Like the French and Italian movements, the Israeli far right is represented (in part) by a sanitized party of classical fascism and relies on informal connections between the violent street movement and their representatives in office rather than official party paramilitaries. Like the U.S. and Brazilian movements, the Israeli far right’s governing coalition is led by an establishment, neoliberal, conservative party—albeit, one which has been forced substantially to the right in the last five years. If Post’s analysis were correct, we could expect the Israeli electoral far right—divorced organizationally from its terrorist wings and street movements since at least the 1990’s—not to “ban opposition parties or disperse elected legislatures, but attempt to implement their policies ‘democratically.’” Instead, they have conditioned their participation in government on the center right helping to instigate a constitutional crisis—a process which they have used to attack democracy directly and grow their own paramilitary power independent of the state.

While the judicial reforms being advocated by the Israeli right do not constitute an overthrow of democracy per se, they would abolish all checks on the power of the right-wing government and render the constitutional framework of the Israeli state obsolete. Initial policy proposals for a post-judicial review government include a contingent ban on Arabs from sitting in the Knesset, the criminalization of violations of Halakhah (Jewish law), an end to the ban on racist parties, and unmitigated criminal immunity for Israeli occupation soldiers and police. Some on the right have proposed a law reminiscent of Mussolini’s Acerbo Law, which would grant the governing coalition an additional 12 unelected seats in the Knesset. The government would be poised to annex the occupied Palestinian territories and designate their Palestinian residents as “subjects,” rather than citizens, as the right has sought for decades; and with their power unchecked, a simple-majority government could easily use the reforms to decimate civil rights for LGBTQ people and religious minorities, rig elections, or even overturn formal democracy altogether.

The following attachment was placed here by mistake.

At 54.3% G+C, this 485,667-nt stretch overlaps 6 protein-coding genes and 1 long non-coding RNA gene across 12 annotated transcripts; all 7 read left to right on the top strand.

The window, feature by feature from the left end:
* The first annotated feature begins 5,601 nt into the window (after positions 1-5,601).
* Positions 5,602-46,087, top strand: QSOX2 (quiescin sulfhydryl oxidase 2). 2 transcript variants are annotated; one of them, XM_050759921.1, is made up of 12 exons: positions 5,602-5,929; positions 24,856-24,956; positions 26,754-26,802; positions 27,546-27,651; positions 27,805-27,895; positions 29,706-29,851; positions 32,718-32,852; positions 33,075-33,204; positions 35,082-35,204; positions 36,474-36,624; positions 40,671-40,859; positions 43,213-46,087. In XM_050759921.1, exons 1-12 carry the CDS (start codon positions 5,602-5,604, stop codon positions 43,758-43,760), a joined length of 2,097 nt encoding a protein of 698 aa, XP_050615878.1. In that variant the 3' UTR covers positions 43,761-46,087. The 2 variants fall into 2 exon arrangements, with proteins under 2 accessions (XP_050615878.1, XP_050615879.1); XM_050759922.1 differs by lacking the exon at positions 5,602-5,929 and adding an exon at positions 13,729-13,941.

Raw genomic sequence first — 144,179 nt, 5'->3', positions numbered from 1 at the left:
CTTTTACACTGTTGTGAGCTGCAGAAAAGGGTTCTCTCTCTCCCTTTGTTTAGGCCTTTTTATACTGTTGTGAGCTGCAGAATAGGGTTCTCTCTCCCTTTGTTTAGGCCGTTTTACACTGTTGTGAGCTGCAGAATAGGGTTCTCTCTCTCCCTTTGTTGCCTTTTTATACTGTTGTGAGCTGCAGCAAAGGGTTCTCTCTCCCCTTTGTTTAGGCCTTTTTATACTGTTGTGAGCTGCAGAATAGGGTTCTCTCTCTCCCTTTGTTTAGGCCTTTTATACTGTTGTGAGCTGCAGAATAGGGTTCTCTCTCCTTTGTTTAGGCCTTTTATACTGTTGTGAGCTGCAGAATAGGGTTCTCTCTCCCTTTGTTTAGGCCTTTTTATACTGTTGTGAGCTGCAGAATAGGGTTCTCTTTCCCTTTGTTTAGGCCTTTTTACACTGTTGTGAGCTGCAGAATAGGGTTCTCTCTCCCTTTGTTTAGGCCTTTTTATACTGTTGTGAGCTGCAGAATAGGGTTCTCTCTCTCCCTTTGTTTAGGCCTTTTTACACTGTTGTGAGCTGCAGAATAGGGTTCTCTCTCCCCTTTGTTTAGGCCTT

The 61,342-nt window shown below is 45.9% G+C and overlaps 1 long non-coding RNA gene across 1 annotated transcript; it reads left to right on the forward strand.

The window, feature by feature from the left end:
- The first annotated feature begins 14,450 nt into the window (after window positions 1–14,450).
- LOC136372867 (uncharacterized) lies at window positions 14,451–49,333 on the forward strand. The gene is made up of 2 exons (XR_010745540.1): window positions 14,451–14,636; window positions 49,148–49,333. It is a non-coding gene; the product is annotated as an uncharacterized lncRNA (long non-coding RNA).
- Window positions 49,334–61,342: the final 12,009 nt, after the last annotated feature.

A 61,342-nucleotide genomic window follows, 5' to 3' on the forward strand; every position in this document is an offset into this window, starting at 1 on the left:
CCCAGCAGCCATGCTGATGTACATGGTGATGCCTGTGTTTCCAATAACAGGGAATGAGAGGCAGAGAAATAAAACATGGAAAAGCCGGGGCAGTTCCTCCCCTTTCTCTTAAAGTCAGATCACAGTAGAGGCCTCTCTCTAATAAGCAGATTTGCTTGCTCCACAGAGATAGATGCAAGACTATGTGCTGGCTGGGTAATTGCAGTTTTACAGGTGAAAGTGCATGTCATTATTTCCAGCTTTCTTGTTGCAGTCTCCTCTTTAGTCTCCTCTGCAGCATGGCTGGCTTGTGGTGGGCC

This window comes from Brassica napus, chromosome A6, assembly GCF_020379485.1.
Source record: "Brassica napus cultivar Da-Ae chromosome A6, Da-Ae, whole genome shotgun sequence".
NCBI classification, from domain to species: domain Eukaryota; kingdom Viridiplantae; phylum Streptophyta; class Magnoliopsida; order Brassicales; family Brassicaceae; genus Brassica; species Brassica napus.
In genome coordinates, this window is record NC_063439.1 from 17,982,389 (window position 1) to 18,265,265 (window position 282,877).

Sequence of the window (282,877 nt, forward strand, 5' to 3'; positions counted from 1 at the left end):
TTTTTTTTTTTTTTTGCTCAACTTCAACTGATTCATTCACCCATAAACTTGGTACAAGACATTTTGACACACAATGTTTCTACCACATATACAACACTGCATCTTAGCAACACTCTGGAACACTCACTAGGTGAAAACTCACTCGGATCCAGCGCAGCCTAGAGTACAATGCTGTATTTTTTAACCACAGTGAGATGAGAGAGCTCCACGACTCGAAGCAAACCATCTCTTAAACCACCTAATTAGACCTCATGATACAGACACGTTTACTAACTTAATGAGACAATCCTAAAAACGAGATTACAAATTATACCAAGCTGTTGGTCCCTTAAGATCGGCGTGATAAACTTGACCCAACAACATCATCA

Moreover, the Israeli military’s rank and file already closely collaborates with fascist mobs and militias in the West Bank, and a recent investigation uncovered the formation of an entirely new IDF unit effectively deputizing members of the far-right, terrorist Hilltop Youth movement, which is already responsible for a dozen or more violent attacks on Palestinian civilians. Whereas a significant constituency among the Israeli intelligence establishment and military reserves sided with the opposition on judicial reform, the rank and file of the occupation forces is much more sympathetic to the far right; and in order to agree to negotiations, Kahanist National Security Minister Itamar Ben-Gvir forced Netanyahu to promise the creation of a National Guard to be overseen by Ben-Gvir himself with the express purpose of smashing the Left. In this context, concerns about extra-legal attempts by the Israeli fascist movement to seize power or otherwise force the curtailing of democracy are far from unwarranted.

As Post suggests, the conditions for a fascist seizure of power are not yet ripe in Israel. With no realistic left-wing threat to capitalist hegemony present, the ruling class has overwhelmingly rejected the right’s blatant attack on democracy and declared an all-out class war on the government. The climax was of course the March 27 general strike, in which the business community came together with the Likud-led Histadrut (labor federation) to shut down the entire country; but organized labor was a late addition to the anti-reform resistance. Weekly protests across the country have brought out hundreds of thousands of people since January, pulling heavily from the tech sector, intelligentsia, and other middle-class professionals. On February 12, almost 300 tech companies, law firms, venture capital funds, and medical practices shut down and organized buses for workers to protest the reforms around the country. The governor of the Bank of Israel spoke out against the reforms in January, and has projected decreases in GDP growth of over 50 percent this year due in no small part to a decrease in capital flows from uneasy and anti-government investors.